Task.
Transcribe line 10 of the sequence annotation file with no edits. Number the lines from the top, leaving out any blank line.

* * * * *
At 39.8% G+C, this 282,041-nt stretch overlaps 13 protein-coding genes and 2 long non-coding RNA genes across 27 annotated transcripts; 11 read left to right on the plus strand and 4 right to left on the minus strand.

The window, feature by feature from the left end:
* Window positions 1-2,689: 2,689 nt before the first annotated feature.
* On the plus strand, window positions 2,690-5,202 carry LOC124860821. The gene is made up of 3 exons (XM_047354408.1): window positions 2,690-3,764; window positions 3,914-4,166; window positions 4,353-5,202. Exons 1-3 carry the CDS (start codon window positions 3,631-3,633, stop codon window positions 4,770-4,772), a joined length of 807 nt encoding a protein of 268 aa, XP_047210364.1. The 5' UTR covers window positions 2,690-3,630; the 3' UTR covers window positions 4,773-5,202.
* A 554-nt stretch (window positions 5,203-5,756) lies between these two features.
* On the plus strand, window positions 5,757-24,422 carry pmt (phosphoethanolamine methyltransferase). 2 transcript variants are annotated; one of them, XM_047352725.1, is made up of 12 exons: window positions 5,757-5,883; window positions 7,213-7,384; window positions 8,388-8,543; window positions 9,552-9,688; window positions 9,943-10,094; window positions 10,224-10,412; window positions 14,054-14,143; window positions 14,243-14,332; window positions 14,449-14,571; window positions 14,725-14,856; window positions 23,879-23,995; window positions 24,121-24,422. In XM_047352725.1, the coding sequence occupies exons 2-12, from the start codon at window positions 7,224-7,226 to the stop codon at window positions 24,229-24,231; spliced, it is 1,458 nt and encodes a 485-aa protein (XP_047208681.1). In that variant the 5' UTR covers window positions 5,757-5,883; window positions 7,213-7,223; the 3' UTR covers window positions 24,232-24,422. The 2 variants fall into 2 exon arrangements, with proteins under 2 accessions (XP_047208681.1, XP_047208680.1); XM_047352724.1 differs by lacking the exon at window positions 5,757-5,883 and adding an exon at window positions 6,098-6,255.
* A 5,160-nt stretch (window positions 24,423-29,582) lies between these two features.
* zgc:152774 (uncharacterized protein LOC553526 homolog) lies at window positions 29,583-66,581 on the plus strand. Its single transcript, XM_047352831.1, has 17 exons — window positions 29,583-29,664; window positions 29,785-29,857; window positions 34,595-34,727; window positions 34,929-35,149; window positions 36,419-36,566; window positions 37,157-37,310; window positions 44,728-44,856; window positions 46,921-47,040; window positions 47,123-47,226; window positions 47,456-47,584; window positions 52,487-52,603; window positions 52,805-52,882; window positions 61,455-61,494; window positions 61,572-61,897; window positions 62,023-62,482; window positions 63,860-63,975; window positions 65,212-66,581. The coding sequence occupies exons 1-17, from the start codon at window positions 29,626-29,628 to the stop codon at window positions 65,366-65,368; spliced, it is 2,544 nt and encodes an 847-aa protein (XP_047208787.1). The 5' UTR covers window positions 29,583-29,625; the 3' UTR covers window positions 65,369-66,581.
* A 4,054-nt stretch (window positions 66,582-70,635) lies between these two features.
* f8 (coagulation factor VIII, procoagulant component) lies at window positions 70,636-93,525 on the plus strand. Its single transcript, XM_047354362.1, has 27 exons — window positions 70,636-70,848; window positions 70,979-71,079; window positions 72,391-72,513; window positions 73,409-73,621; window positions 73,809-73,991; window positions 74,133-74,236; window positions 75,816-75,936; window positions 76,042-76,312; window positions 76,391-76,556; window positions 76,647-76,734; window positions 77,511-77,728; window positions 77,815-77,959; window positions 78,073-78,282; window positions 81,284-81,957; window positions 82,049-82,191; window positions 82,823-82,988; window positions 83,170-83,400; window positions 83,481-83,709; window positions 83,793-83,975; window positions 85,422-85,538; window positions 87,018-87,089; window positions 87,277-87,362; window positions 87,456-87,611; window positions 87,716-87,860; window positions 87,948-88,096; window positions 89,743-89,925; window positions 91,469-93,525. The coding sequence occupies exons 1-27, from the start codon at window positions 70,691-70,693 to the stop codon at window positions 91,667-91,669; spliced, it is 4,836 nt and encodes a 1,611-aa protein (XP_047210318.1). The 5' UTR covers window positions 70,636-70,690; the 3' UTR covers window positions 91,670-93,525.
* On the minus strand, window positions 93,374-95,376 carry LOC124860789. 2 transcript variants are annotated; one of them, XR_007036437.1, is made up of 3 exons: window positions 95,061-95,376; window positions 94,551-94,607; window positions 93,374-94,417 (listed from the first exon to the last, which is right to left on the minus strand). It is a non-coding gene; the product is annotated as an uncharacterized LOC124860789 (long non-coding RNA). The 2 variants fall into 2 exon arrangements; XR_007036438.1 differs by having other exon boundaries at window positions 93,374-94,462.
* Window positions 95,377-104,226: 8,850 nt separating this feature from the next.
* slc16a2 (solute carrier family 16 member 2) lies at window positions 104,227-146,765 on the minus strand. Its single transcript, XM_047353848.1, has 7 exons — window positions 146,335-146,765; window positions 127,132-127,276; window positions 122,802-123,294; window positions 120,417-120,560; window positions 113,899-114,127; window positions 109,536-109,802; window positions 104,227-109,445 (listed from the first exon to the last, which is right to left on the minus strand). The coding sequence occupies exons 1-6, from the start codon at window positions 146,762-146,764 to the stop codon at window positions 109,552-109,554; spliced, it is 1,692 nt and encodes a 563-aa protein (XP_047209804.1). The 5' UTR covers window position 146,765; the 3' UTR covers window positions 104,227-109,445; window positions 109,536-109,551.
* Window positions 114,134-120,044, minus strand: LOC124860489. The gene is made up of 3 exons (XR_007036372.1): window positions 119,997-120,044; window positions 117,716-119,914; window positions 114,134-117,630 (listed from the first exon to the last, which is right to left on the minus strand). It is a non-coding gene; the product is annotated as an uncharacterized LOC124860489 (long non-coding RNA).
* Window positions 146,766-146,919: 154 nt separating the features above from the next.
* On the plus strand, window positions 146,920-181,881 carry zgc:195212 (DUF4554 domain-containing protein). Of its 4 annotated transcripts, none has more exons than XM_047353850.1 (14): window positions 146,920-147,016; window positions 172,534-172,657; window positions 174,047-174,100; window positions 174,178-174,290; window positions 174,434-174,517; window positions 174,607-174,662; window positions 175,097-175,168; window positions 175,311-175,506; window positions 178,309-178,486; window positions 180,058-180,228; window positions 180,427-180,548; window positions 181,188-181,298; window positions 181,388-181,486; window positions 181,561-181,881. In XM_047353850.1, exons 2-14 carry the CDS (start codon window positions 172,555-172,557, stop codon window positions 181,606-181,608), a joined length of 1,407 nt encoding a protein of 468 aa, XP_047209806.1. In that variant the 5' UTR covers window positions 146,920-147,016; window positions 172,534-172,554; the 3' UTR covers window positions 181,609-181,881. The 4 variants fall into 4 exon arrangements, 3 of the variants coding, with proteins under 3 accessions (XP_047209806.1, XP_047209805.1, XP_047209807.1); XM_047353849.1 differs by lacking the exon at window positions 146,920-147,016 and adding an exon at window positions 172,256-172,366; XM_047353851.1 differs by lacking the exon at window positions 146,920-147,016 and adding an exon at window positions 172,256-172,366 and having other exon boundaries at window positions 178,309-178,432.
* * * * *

* f8 (coagulation factor VIII, procoagulant component) lies at window positions 70,636-93,525 on the plus strand. Its single transcript, XM_047354362.1, has 27 exons — window positions 70,636-70,848; window positions 70,979-71,079; window positions 72,391-72,513; window positions 73,409-73,621; window positions 73,809-73,991; window positions 74,133-74,236; window positions 75,816-75,936; window positions 76,042-76,312; window positions 76,391-76,556; window positions 76,647-76,734; window positions 77,511-77,728; window positions 77,815-77,959; window positions 78,073-78,282; window positions 81,284-81,957; window positions 82,049-82,191; window positions 82,823-82,988; window positions 83,170-83,400; window positions 83,481-83,709; window positions 83,793-83,975; window positions 85,422-85,538; window positions 87,018-87,089; window positions 87,277-87,362; window positions 87,456-87,611; window positions 87,716-87,860; window positions 87,948-88,096; window positions 89,743-89,925; window positions 91,469-93,525. The coding sequence occupies exons 1-27, from the start codon at window positions 70,691-70,693 to the stop codon at window positions 91,667-91,669; spliced, it is 4,836 nt and encodes a 1,611-aa protein (XP_047210318.1). The 5' UTR covers window positions 70,636-70,690; the 3' UTR covers window positions 91,670-93,525.